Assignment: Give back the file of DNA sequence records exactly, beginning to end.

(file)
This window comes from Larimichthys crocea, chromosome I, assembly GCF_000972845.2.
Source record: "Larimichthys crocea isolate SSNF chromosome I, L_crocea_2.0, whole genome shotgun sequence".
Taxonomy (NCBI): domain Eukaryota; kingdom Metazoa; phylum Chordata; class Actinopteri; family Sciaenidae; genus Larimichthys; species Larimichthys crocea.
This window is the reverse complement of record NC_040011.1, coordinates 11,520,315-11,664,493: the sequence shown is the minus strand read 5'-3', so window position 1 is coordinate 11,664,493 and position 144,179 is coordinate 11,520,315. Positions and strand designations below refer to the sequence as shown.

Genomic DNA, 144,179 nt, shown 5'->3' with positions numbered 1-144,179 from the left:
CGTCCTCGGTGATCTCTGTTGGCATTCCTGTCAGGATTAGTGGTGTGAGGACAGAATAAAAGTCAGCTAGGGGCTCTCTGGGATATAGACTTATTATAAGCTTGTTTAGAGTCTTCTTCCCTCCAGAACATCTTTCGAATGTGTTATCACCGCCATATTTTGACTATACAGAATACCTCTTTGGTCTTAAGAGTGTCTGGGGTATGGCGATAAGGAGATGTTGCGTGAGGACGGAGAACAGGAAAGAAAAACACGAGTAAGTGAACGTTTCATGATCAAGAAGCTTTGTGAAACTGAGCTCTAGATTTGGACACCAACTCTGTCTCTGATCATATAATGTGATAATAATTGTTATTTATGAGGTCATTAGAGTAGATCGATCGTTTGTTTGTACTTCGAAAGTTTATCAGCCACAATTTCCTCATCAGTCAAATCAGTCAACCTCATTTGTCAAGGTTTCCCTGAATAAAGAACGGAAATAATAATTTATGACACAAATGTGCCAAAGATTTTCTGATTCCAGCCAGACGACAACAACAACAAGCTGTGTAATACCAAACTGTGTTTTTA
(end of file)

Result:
This window comes from Larimichthys crocea, chromosome I, assembly GCF_000972845.2.
Source record: "Larimichthys crocea isolate SSNF chromosome I, L_crocea_2.0, whole genome shotgun sequence".
Taxonomy (NCBI): domain Eukaryota; kingdom Metazoa; phylum Chordata; class Actinopteri; family Sciaenidae; genus Larimichthys; species Larimichthys crocea.
This window is the reverse complement of record NC_040011.1, coordinates 11,520,315-11,664,493: the sequence shown is the minus strand read 5'-3', so window position 1 is coordinate 11,664,493 and position 144,179 is coordinate 11,520,315. Positions and strand designations below refer to the sequence as shown.

Genomic DNA, 144,179 nt, shown 5'->3' with positions numbered 1-144,179 from the left:
CGTCCTCGGTGATCTCTGTTGGCATTCCTGTCAGGATTAGTGGTGTGAGGACAGAATAAAAGTCAGCTAGGGGCTCTCTGGGATATAGACTTATTATAAGCTTGTTTAGAGTCTTCTTCCCTCCAGAACATCTTTCGAATGTGTTATCACCGCCATATTTTGACTATACAGAATACCTCTTTGGTCTTAAGAGTGTCTGGGGTATGGCGATAAGGAGATGTTGCGTGAGGACGGAGAACAGGAAAGAAAAACACGAGTAAGTGAACGTTTCATGATCAAGAAGCTTTGTGAAACTGAGCTCTAGATTTGGACACCAACTCTGTCTCTGATCATATAATGTGATAATAATTGTTATTTATGAGGTCATTAGAGTAGATCGATCGTTTGTTTGTACTTCGAAAGTTTATCAGCCACAATTTCCTCATCAGTCAAATCAGTCAACCTCATTTGTCAAGGTTTCCCTGAATAAAGAACGGAAATAATAATTTATGACACAAATGTGCCAAAGATTTTCTGATTCCAGCCAGACGACAACAACAACAAGCTGTGTAATACCAAACTGTGTTTTTA